The first time that best-selling author Ta-Nehisi Coates visited American University, in 2014, it was to talk about his groundbreaking cover story for The Atlantic magazine, “The Case for Reparations.” The article sparked a national discussion about reparations to make amends for centuries of discrimination against African Americans.
Last Tuesday evening, Coates came back to American University for a different conversation: he sat down with writer and sociologist Eve L. Ewing to discuss racism, the impact of school closings on African-American communities, the importance of black superheroes, and Ewing’s new book, Ghosts in the Schoolyard: Racism and School Closings on Chicago's South Side.
Ewing is a sociologist of education and an assistant professor at the University of Chicago. In addition to Ghosts in the Schoolyard, she wrote the award-winning Electric Arches, which was named one of the year's best books by NPR and the Chicago Tribune. She also writes the Ironheart series for Marvel Comics. Her work has been published in The New Yorker, The Atlantic, The New York Times, and many other venues.
Coates was recently called one of the most influential intellectuals and writers in the United States by The New York Times. He is a distinguished writer in residence at NYU’s Arthur L. Carter Journalism Institute. He is the author of the bestselling books The Beautiful Struggle, We Were Eight Years in Power, and Between The World And Me, which won the National Book Award in 2015. Coates is a recipient of a MacArthur Fellowship. He is also the current author of the Marvel comics The Black Panther and Captain America.
Schools and Politics
The discussion wove together themes from Ewing’s book, Ghosts in the Schoolyard, including the wave of school closings by Chicago Mayor Rahm Emanuel in 2013, Chicago’s long history of segregation and racist housing policies, the idea of schools as public investments in neighborhoods, and what it really means to a neighborhood when a school closes.
Ewing shared her personal experiences with the Chicago School System — first as a student, then as a teacher, and finally as a sociologist and author. Even as a child, she observed differences in the way she and her brother were treated at school. It was the first time she began to realize that academic success wasn’t always fair and impartial — and that the system sometimes judged and punished young African-American boys more punitively than girls.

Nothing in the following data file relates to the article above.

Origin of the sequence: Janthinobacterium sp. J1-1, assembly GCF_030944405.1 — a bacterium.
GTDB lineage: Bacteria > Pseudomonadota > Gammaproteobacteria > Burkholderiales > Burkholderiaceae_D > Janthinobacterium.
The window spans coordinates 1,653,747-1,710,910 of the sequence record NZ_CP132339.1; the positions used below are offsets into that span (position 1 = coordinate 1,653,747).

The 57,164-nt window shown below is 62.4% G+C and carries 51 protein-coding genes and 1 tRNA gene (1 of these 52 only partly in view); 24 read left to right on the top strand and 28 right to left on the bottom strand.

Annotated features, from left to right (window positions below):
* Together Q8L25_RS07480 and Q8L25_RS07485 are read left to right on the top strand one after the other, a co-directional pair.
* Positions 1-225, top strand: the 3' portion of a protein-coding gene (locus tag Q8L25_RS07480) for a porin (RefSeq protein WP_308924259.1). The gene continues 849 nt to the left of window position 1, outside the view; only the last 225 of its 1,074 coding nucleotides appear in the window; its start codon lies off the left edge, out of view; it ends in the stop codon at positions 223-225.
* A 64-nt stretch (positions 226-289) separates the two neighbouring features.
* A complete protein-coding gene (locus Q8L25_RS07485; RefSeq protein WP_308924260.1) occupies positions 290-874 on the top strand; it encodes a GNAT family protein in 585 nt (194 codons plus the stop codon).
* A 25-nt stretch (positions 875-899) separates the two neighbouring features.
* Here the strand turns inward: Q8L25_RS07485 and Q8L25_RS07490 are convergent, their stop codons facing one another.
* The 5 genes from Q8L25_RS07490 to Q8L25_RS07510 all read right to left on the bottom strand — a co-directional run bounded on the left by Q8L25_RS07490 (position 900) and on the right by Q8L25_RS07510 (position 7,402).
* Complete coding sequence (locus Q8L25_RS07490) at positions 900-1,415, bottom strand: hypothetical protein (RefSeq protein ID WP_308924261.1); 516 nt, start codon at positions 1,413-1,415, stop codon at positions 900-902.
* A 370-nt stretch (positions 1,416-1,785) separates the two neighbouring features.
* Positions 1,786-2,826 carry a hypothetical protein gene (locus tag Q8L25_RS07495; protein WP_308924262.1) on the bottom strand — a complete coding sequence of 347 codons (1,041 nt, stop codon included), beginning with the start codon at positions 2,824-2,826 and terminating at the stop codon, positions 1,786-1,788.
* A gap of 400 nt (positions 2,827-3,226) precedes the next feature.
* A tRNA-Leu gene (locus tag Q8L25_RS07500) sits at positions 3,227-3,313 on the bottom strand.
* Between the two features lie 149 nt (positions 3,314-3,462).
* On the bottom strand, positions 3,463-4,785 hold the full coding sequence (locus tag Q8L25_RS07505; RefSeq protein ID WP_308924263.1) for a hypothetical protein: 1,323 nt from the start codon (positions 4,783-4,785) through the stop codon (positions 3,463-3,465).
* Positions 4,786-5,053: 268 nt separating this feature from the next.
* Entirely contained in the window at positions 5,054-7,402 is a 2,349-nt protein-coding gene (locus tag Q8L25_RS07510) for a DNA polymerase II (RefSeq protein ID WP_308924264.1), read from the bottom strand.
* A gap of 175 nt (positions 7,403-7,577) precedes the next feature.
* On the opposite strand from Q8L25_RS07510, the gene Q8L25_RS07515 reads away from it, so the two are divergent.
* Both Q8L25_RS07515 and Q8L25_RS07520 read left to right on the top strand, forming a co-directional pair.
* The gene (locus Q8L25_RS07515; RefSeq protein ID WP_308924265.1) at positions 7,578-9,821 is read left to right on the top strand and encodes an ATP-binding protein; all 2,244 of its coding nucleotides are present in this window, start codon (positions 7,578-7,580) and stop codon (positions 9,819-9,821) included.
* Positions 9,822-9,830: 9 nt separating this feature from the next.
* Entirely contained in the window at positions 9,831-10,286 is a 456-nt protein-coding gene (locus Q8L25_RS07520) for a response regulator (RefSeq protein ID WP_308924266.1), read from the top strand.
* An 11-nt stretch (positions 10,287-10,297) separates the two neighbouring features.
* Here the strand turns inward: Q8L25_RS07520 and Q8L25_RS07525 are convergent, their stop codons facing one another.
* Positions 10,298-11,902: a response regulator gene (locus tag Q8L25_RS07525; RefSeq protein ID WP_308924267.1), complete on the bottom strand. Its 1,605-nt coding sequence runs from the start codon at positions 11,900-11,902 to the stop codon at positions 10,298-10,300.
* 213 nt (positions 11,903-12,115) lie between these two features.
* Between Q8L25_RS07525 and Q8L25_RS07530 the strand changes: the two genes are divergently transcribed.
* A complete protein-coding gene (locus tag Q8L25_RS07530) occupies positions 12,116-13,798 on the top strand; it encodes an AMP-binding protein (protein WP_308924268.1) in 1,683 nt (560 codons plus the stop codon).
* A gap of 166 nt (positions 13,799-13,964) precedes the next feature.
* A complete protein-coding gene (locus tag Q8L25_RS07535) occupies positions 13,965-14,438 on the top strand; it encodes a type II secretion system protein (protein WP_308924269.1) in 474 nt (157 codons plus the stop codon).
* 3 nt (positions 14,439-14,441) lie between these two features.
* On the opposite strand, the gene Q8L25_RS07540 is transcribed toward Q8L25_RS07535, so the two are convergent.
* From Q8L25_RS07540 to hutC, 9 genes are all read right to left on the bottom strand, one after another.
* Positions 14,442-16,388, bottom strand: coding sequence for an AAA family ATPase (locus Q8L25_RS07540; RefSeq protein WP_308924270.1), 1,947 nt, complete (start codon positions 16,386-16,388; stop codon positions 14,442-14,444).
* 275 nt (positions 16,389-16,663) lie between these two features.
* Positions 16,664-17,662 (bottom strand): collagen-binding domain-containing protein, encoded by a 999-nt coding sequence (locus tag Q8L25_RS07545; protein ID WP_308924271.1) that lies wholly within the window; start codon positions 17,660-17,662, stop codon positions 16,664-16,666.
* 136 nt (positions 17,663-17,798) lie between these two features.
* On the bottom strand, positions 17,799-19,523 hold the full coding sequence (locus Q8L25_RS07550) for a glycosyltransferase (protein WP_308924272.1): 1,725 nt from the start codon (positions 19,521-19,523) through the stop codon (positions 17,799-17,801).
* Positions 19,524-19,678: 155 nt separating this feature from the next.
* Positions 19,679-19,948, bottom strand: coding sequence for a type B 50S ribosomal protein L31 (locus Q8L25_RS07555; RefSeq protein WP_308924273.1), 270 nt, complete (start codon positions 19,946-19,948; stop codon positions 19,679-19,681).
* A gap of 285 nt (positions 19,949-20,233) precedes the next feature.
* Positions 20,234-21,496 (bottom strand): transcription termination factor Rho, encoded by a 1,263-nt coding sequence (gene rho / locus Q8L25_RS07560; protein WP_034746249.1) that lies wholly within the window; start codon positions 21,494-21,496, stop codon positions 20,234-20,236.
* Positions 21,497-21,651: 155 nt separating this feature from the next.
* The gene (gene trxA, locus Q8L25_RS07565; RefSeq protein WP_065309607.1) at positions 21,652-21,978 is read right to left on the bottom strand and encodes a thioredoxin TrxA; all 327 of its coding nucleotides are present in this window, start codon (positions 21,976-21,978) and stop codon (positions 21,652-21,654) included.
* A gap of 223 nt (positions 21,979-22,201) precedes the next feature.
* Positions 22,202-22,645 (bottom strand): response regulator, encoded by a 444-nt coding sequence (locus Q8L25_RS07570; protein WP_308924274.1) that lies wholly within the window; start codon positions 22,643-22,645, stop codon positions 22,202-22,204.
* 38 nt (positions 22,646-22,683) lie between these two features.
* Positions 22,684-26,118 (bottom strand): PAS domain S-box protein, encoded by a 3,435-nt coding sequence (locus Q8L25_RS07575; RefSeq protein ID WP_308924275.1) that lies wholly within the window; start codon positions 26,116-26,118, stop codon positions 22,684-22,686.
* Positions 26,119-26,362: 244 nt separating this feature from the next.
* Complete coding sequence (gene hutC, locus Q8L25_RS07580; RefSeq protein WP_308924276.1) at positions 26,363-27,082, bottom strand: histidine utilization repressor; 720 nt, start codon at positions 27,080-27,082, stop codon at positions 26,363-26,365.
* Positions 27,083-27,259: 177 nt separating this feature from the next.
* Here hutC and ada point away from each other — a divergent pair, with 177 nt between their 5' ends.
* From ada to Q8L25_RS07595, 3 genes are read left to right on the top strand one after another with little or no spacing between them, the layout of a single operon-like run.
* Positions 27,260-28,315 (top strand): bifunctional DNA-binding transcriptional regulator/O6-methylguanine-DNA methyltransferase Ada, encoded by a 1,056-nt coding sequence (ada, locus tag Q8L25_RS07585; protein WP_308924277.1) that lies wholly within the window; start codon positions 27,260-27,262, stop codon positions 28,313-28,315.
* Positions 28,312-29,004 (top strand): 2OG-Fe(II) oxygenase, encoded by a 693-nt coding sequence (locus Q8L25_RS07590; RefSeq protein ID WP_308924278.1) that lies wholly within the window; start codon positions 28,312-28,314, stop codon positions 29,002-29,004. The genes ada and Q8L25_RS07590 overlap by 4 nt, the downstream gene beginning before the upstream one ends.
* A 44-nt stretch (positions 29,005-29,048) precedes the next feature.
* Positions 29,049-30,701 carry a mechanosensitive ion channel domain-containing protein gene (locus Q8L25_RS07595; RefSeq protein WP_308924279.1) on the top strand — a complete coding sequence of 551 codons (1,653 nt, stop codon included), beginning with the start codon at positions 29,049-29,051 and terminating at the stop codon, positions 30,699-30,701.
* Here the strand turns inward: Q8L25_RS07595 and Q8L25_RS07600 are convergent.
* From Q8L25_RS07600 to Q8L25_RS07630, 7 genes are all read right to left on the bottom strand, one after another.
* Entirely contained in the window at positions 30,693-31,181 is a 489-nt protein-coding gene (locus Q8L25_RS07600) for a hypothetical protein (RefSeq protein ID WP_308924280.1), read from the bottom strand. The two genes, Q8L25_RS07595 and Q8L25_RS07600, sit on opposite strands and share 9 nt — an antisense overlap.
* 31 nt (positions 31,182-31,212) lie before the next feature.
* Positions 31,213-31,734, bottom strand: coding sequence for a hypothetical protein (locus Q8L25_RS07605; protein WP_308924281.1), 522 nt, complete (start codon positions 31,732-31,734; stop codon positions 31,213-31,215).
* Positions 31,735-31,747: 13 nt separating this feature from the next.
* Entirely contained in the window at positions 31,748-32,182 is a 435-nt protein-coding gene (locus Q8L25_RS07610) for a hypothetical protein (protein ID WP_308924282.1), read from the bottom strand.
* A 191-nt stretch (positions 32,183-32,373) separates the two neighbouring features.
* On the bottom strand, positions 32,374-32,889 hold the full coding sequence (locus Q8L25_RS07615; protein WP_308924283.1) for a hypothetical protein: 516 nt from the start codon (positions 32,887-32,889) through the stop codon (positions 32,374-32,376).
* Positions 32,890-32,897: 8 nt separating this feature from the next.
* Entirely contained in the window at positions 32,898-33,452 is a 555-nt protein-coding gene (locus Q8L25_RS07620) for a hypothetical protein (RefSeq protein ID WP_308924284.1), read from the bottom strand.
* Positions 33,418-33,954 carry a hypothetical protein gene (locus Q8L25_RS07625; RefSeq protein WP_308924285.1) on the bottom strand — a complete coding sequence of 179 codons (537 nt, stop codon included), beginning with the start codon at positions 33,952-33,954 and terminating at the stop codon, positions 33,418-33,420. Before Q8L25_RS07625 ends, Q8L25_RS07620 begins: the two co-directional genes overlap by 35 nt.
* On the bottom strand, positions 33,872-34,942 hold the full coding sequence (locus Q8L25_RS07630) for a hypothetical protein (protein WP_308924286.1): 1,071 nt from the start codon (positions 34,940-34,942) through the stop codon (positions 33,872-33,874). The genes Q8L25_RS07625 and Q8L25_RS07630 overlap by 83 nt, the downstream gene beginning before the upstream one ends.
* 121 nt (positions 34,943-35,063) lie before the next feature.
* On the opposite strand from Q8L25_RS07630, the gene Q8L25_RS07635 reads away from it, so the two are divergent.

But it wasn’t until she was a teacher herself that Ewing saw how education policies and leaders are failing our children. When a brand new school superintendent with no previous education experience made extensive layoffs to school support staff, she experienced firsthand how politics and bad policy could destroy a school.
The Importance of Schools
But what about shutting down struggling schools? At a glance, it might make sense to close schools with low test scores, Ewing acknowledges. The schools must be failing, so they should be shuttered. But then why are the closings met with such anger and outrage by African-American communities?
The answer, Ewing explains, can’t be understood without looking at the role that racism has played in predominantly African-American neighborhoods: segregation, gentrification, half-empty schools because affordable housing has been torn down, and school budget cuts that leave teachers working without support and a school infrastructure.
Test scores, she says, are just one indicator of a school’s performance and importance. Policymakers neglect the viewpoints of those impacted by school closings — the generations of residents who have strong emotional attachment to their schools. Urban public schools are a critical part of their neighborhoods — in many cases, they are the heart of their communities. Thus, school closings are seen as another painful episode in a long history of racism and racist policies. Closing these schools, Ewing says, “is kind of a symbolic gesture of violence that takes place in the milieu of a larger pattern of devastation of black communities.”
Role Models and Superheroes
Coates and Ewing’s talk flowed through the history of segregation in Chicago, to how a traffic ticket can ruin a life, to the importance of black heroes and black superheroes. Superheroes matter, says Ewing, who writes the Ironheart series for Marvel Comics — Coates writes The Black Panther and Captain America. “Superheroes are our shared cultural mythology about who we are, who is important, who is strong, who is brave, who we look to in a time of crisis.”
Writing about black and female superheroes has caused a backlash, said Ewing, who observed a “powerful response” by racists on social media. But on the day it was officially announced that Ewing would be writing Ironheart, an African-American father tweeted her a photo of his daughter dressed up like the comic superhero. He thanked her for giving his daughter a black female hero.
Ewing says she keeps this photo in her house because it reminds her of why she writes Ironheart. “You can call me any name, you can come at my however you want to come at me, if it means this kid gets to be a hero,” she said.